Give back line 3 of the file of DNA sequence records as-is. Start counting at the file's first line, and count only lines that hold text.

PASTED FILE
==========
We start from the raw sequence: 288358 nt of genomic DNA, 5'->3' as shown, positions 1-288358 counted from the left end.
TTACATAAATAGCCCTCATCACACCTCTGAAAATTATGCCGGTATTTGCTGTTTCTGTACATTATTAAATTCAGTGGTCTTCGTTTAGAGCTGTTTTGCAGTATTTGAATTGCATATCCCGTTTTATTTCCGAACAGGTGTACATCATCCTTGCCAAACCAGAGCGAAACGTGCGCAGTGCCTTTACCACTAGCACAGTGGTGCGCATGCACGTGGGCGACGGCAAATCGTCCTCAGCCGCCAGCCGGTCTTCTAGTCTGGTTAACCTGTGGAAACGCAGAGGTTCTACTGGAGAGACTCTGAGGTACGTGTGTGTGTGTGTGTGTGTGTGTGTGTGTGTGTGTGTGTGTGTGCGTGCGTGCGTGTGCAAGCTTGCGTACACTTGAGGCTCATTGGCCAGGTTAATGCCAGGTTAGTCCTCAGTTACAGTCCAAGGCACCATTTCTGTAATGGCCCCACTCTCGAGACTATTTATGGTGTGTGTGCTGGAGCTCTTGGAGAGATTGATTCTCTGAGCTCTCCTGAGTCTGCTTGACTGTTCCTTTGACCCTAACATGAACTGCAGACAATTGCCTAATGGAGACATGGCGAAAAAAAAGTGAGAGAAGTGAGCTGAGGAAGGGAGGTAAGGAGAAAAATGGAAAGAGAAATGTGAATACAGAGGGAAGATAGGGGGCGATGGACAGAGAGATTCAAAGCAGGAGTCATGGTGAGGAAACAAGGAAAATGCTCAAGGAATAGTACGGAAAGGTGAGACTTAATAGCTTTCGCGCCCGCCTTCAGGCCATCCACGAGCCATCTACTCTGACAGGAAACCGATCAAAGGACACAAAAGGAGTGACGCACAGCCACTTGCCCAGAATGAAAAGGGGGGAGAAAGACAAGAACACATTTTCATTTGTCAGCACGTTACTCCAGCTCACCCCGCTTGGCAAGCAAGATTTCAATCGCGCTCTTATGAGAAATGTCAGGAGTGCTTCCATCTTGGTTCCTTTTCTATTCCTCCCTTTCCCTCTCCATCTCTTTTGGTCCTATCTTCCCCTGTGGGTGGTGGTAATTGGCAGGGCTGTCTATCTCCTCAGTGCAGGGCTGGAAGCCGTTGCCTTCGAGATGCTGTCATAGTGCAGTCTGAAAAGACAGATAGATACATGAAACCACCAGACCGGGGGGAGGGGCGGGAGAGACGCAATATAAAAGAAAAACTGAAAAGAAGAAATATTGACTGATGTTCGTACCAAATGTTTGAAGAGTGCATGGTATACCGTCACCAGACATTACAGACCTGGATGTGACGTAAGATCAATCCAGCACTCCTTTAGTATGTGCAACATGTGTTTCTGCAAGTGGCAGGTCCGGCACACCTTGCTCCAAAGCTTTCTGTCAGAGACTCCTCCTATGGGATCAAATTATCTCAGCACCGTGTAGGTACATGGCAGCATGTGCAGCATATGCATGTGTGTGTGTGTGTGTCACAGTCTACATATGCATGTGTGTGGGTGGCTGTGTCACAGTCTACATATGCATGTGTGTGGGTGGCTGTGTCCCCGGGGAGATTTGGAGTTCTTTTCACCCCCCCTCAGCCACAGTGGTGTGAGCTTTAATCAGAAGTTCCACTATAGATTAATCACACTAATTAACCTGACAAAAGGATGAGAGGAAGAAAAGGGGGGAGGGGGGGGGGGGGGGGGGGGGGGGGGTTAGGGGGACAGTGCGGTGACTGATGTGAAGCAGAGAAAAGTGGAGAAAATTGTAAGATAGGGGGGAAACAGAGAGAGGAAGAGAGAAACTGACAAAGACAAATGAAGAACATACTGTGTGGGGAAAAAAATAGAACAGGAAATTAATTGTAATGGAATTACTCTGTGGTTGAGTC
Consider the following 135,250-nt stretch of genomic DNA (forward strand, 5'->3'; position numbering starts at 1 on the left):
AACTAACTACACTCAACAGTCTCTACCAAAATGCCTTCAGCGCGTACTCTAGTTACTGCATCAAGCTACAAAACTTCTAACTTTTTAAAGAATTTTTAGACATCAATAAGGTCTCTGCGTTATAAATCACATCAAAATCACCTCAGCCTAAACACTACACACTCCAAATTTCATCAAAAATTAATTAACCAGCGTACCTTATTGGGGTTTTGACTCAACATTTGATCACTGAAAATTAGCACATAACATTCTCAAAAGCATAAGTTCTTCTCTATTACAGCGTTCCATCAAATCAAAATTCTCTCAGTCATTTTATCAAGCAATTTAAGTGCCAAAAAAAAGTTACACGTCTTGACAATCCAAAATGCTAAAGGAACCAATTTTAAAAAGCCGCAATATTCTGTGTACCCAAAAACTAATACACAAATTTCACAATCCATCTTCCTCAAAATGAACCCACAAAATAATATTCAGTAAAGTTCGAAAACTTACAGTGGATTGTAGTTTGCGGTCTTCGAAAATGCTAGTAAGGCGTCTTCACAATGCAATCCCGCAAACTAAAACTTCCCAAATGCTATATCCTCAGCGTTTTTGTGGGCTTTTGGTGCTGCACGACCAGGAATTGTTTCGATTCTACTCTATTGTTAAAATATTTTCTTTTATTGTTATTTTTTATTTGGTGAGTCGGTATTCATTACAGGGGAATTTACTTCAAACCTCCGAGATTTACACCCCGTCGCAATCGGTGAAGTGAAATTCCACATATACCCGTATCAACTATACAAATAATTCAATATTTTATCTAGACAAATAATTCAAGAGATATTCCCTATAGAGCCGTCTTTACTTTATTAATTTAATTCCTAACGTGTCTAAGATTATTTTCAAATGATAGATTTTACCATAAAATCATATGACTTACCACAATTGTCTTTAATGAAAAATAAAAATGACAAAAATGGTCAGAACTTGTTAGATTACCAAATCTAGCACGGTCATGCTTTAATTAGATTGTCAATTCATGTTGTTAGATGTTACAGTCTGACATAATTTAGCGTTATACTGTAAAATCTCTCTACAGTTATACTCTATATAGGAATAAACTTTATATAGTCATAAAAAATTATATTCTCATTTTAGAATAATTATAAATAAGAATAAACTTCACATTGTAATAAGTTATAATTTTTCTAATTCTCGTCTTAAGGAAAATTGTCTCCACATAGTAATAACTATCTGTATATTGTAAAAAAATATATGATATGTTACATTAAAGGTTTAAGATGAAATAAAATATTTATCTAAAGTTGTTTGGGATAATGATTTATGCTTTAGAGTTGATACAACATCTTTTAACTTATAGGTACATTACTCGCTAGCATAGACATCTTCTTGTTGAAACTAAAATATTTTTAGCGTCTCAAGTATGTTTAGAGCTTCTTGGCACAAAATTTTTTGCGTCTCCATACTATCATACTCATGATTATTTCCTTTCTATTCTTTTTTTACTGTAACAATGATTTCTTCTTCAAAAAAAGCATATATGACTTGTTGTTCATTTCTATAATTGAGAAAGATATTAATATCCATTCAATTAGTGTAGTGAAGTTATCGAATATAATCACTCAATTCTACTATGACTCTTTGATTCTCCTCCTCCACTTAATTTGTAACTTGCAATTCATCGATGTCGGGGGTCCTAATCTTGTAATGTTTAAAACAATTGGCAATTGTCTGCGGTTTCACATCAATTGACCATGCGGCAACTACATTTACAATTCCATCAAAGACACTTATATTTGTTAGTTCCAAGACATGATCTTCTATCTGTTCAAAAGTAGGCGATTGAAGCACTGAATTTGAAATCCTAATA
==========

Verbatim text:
Consider the following 135,250-nt stretch of genomic DNA (forward strand, 5'->3'; position numbering starts at 1 on the left):